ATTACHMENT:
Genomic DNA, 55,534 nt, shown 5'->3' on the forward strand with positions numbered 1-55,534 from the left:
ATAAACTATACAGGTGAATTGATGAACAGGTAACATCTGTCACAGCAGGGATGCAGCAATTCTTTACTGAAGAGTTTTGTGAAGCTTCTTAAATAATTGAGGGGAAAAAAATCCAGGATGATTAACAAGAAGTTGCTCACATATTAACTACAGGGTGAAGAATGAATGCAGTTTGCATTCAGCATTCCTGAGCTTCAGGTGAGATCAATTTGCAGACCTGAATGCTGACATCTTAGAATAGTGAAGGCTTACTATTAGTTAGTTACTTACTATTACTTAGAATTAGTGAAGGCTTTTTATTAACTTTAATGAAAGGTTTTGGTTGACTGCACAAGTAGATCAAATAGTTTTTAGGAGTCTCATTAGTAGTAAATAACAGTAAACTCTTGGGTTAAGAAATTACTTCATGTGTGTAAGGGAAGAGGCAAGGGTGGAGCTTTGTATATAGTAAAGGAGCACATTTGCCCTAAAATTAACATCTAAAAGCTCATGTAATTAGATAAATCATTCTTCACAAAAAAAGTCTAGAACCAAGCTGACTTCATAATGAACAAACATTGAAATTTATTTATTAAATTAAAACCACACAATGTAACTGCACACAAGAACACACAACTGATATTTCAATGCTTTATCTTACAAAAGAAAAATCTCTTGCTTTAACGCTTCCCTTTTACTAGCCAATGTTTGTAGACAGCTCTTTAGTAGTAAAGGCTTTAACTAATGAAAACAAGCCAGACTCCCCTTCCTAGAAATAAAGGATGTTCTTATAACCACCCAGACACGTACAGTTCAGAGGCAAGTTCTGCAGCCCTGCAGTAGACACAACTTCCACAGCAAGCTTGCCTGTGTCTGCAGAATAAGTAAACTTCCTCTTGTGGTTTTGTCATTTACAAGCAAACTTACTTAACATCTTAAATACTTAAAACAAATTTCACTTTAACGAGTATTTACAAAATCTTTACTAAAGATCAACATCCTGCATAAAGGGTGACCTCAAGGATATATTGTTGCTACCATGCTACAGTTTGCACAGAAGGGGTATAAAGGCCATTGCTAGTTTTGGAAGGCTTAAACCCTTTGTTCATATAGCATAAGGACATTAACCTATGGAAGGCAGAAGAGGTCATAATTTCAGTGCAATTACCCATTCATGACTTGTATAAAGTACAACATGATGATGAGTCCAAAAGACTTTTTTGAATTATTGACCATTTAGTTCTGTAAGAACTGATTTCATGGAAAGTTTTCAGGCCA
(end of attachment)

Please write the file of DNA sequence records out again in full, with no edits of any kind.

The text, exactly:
Genomic DNA, 55,534 nt, shown 5'->3' on the forward strand with positions numbered 1-55,534 from the left:
ATAAACTATACAGGTGAATTGATGAACAGGTAACATCTGTCACAGCAGGGATGCAGCAATTCTTTACTGAAGAGTTTTGTGAAGCTTCTTAAATAATTGAGGGGAAAAAAATCCAGGATGATTAACAAGAAGTTGCTCACATATTAACTACAGGGTGAAGAATGAATGCAGTTTGCATTCAGCATTCCTGAGCTTCAGGTGAGATCAATTTGCAGACCTGAATGCTGACATCTTAGAATAGTGAAGGCTTACTATTAGTTAGTTACTTACTATTACTTAGAATTAGTGAAGGCTTTTTATTAACTTTAATGAAAGGTTTTGGTTGACTGCACAAGTAGATCAAATAGTTTTTAGGAGTCTCATTAGTAGTAAATAACAGTAAACTCTTGGGTTAAGAAATTACTTCATGTGTGTAAGGGAAGAGGCAAGGGTGGAGCTTTGTATATAGTAAAGGAGCACATTTGCCCTAAAATTAACATCTAAAAGCTCATGTAATTAGATAAATCATTCTTCACAAAAAAAGTCTAGAACCAAGCTGACTTCATAATGAACAAACATTGAAATTTATTTATTAAATTAAAACCACACAATGTAACTGCACACAAGAACACACAACTGATATTTCAATGCTTTATCTTACAAAAGAAAAATCTCTTGCTTTAACGCTTCCCTTTTACTAGCCAATGTTTGTAGACAGCTCTTTAGTAGTAAAGGCTTTAACTAATGAAAACAAGCCAGACTCCCCTTCCTAGAAATAAAGGATGTTCTTATAACCACCCAGACACGTACAGTTCAGAGGCAAGTTCTGCAGCCCTGCAGTAGACACAACTTCCACAGCAAGCTTGCCTGTGTCTGCAGAATAAGTAAACTTCCTCTTGTGGTTTTGTCATTTACAAGCAAACTTACTTAACATCTTAAATACTTAAAACAAATTTCACTTTAACGAGTATTTACAAAATCTTTACTAAAGATCAACATCCTGCATAAAGGGTGACCTCAAGGATATATTGTTGCTACCATGCTACAGTTTGCACAGAAGGGGTATAAAGGCCATTGCTAGTTTTGGAAGGCTTAAACCCTTTGTTCATATAGCATAAGGACATTAACCTATGGAAGGCAGAAGAGGTCATAATTTCAGTGCAATTACCCATTCATGACTTGTATAAAGTACAACATGATGATGAGTCCAAAAGACTTTTTTGAATTATTGACCATTTAGTTCTGTAAGAACTGATTTCATGGAAAGTTTTCAGGCCA